In 1849, the German store which stood empty from the time PerLee discontinued trading, was formed into a church and occupied by the Methodists about twenty years. At the expiration of that time Marenus Janes opened a store there and traded till the spring of 1872, when he sold to Perlee E. Shaw, who came here from Lebanon, N. Y., and is still engaged in business. The only merchant now doing business here is Daniel G. Figary, who came from Sherburne in the spring of 1868, and engaged in butchering and painting till the spring of 1877, when he embarked in his present business.
With the exception of Rosbrook and Janes and the present merchants, all who have engaged in mercantile business here have failed.
POSTMASTERS.---The postmasters at North Norwich have been too numerous to attempt to trace them from the establishment of the office. The present postmaster is Lewis E. Carpenter, who was first appointed in 1849 and held the office till 1853. He was preceded by Dr. H. H. Beecher, who held it some four years, and was succeeded by Deloss Janes, whom he succeeded May 28, 1861. In 1866 Zenas S. Church was appointed. He was succeeded by Lewis E. Carpenter July 3, 1871, since which time there has not been any change.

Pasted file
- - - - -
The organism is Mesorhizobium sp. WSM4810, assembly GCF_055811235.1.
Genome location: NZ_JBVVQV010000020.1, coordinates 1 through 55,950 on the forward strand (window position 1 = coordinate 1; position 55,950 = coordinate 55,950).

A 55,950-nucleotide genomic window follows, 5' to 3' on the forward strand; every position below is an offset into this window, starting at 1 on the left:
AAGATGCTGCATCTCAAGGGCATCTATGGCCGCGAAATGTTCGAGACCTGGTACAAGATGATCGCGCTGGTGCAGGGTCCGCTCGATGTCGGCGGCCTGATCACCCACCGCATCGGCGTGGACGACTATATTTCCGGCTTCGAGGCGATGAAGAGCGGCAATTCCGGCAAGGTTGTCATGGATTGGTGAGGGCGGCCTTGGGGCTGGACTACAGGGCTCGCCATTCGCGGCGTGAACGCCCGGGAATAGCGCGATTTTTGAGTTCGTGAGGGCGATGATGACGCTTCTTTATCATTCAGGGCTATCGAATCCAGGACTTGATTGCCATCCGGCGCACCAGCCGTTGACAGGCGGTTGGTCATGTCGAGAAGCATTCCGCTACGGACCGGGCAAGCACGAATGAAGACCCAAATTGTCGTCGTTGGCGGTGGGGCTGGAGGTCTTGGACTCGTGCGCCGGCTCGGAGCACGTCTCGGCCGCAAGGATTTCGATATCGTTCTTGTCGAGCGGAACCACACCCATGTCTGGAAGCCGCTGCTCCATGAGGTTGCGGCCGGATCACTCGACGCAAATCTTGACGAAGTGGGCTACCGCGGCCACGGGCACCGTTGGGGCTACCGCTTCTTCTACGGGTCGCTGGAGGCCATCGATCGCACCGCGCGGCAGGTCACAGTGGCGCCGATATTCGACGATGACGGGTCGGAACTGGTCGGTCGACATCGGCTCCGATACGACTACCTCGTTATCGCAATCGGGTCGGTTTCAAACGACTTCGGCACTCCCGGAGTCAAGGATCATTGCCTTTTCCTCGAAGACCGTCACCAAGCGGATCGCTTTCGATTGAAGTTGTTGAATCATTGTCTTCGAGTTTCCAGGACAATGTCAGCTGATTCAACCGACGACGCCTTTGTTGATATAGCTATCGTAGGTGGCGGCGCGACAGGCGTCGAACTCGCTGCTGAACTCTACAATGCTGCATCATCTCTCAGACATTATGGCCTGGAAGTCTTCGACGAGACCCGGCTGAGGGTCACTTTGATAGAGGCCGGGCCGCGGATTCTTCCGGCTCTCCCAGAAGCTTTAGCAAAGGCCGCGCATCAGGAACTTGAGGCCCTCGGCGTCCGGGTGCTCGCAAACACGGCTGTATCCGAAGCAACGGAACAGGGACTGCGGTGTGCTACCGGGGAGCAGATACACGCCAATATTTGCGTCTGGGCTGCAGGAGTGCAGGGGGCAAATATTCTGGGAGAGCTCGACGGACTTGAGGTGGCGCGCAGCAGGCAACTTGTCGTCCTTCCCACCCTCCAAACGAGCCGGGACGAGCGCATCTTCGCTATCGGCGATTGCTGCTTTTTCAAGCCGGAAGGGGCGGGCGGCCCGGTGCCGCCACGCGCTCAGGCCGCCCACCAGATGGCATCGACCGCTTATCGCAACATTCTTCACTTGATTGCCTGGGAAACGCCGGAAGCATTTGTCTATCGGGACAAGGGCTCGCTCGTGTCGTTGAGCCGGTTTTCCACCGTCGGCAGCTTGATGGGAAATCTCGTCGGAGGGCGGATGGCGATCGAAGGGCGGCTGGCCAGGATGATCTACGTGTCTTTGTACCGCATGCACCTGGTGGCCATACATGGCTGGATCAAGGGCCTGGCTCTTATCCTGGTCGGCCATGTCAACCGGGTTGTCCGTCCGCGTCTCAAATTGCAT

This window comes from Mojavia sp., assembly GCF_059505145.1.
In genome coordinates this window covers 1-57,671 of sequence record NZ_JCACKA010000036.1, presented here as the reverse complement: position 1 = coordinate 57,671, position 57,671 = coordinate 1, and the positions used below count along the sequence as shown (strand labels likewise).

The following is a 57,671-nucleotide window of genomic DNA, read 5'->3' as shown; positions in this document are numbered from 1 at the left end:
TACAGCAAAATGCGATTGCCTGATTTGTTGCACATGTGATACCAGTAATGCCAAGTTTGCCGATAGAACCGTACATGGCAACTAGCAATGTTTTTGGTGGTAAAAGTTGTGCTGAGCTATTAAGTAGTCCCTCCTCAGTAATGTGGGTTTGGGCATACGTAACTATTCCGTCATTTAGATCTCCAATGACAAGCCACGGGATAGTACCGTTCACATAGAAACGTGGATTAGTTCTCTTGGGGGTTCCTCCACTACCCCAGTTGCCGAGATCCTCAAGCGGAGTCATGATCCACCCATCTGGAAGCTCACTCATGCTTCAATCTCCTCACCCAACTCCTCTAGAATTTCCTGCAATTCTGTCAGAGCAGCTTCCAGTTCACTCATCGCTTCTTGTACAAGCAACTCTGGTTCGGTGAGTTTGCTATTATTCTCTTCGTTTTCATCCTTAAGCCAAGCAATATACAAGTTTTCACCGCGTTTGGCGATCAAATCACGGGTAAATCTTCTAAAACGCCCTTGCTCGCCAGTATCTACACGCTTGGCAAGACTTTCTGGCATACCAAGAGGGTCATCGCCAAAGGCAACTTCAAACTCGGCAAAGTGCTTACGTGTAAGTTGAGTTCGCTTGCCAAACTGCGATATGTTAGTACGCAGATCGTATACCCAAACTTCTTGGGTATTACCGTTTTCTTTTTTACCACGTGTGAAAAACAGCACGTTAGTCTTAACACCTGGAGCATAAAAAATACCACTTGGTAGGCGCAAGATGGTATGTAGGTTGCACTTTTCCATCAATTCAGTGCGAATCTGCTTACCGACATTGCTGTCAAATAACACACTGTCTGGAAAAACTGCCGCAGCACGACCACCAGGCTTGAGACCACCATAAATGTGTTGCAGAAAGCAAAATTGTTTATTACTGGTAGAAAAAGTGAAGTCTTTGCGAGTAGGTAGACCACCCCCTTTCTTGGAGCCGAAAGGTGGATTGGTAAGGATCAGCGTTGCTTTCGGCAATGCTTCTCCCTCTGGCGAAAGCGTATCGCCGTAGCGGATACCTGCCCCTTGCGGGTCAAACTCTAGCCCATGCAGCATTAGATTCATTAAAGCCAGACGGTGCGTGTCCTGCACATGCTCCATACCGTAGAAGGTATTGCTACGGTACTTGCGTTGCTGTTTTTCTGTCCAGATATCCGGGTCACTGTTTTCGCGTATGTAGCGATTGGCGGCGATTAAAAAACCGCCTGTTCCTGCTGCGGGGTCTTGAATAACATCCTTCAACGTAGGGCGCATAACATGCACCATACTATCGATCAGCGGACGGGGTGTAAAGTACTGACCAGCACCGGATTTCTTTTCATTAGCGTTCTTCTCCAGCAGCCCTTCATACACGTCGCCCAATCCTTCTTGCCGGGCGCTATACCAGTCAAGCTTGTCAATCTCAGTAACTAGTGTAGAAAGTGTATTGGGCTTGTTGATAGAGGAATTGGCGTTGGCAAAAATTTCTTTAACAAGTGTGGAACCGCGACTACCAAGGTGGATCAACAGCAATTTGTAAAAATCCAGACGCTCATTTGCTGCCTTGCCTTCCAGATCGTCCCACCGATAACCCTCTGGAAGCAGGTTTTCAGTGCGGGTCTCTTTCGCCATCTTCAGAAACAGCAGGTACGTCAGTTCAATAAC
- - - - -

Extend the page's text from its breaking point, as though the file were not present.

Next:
PHYSICIANS.---The first physician to locate at North Norwich was probably Daniel Knight, who came here about 1822, from Sherburne, where he had previously practiced, and continued here till about 1842. He did not, however, practice much for several years previous to his removal. E. Wakeley, from Pitcher, came shortly before Dr. Knight left and remained till about 1846. Harris H. Beecher practiced here from the spring of 1848 till December, 1861, when he removed to Norwich.7
The physician now practicing here is Dr. James D. Lewis.